Termination of Employment

 In its third assignment of error, AEG contends that the district court erred in failing to find that Webb's last day of work was May 15, 2000, and that his coverage terminated on that date pursuant to the terms of the policy.   The policy provides that coverage  will terminate upon the earliest of several events, including “the last day of the month in which the Employee's employment” is terminated, and that ceasing active work is deemed termination of employment unless “cessation of work is due to a temporary layoff or approved leave of absence.”

In support of this argument, AEG relies primarily upon the July 10, 2000, termination record.   As noted, however, there was conflicting evidence at trial as to who completed the portion of the termination record which indicated the last day worked and the date notice was given.   Moreover, both Kavan and Webb testified that while May 15 was the last day that Webb actually performed labor for Office One, his employment was not terminated until sometime after the surgery was performed.   There is thus sufficient evidence to support the trial court's factual finding that Webb was employed by Office One and was on leave of absence status on the date of his surgery.   This assignment of error is without merit.

Admissibility of Medical Bills

 In its fourth assignment of error, AEG assigns that the district court erred in “admitting the medical bills without foundation and without qualifying as an exception to hearsay.”   At trial, AEG objected to the receipt of all the medical bills and to most of Webb's testimony regarding the amount of medical expenses for which he was obligated and sought recovery from AEG. On appeal, however, AEG does not assign error with respect to the overruling of its objections to Webb's testimony.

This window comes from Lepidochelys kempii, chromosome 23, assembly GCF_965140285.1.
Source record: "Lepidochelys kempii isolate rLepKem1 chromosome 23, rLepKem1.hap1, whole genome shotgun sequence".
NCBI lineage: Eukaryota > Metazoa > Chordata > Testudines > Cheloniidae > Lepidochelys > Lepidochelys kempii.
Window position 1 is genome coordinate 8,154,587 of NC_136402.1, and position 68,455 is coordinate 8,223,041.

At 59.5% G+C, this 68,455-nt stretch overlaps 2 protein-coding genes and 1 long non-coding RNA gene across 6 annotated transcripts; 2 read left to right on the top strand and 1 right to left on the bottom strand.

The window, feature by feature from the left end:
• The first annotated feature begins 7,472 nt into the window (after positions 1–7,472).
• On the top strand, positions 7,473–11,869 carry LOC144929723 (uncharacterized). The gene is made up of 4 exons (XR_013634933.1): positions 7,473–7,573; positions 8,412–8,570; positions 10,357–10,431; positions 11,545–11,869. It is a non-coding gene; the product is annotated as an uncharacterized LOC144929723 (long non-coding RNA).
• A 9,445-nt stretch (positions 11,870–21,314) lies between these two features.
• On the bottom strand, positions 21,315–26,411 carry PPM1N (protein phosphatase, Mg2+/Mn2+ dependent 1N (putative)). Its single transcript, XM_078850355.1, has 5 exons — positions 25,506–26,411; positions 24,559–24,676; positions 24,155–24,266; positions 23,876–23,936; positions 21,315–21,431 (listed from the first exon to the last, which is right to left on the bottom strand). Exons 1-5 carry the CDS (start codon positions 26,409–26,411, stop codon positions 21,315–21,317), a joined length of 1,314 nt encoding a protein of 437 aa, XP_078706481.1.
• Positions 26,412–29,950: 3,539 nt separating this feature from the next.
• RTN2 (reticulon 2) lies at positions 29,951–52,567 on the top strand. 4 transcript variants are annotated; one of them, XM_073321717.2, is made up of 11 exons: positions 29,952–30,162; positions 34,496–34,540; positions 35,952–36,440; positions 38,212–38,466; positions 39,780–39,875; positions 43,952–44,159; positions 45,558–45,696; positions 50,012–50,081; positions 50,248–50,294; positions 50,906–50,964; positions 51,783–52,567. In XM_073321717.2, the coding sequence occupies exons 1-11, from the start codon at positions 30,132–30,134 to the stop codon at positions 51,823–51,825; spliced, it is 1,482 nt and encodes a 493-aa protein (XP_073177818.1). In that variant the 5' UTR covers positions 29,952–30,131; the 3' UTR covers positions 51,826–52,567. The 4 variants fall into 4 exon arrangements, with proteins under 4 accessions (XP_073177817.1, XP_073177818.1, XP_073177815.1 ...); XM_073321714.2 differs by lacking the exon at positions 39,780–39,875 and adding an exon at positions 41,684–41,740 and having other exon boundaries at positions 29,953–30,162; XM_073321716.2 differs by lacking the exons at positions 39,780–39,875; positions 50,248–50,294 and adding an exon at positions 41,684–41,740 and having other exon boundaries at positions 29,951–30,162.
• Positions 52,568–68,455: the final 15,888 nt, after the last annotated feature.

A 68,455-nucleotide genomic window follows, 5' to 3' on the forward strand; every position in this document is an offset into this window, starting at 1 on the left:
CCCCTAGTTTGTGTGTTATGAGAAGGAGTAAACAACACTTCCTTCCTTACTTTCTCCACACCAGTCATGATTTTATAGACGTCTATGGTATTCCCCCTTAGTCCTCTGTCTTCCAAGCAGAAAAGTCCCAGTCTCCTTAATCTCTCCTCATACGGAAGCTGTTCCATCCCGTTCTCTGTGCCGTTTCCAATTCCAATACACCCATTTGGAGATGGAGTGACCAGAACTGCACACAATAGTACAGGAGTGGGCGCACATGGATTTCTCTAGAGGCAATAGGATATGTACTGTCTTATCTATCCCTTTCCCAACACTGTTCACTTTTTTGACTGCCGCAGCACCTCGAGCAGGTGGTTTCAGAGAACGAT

The admission of evidence which is primarily duplicative of other evidence admitted into the record is not reversible error.  Anderson v. Bellino, 265 Neb. 577, 658 N.W.2d 645 (2003).   Because the information in the medical bills themselves is primarily duplicative of Webb's testimony, and the rulings of the trial court with respect to Webb's testimony are not assigned as error on appeal, the district court could not have committed reversible error in admitting the bills into evidence.   This assignment of error is therefore without merit.

Attorney Fees

 The district court ordered AEG to pay Webb $2,500 in attorney fees pursuant to § 44-359.   On appeal, AEG contends that the district court erred in doing so because it is not an insurance  company subject to § 44-359.   This argument ignores the plain language of § 44-359, which provides in relevant part:

In all cases when the beneficiary or other person entitled thereto brings an action upon any type of insurance policy ․ against any company, person, or association doing business in this state, the court, upon rendering judgment against such company, person, or association, shall allow the plaintiff a reasonable sum as an attorney's fee in addition to the amount of his or her recovery, to be taxed as part of the costs.

(Emphasis supplied.)   Under this statute, a successful plaintiff in an action on an insurance policy against any company doing business in this state, whether or not the company meets the technical definition of an “insurance company,” is entitled to recover an attorney fee.   Because Webb obtained a judgment against AEG, a company doing business in this state, in an action on an insurance policy, the district court did not err in awarding Webb attorney fees under § 44-359.


For the reasons discussed, we do not reach AEG's contention that the district court erred in denying its motion to compel arbitration because no timely appeal was taken from that final, appealable order. We conclude that all other assignments of error are without merit and therefore affirm the judgment of the district court.



WRIGHT, J., participating on briefs.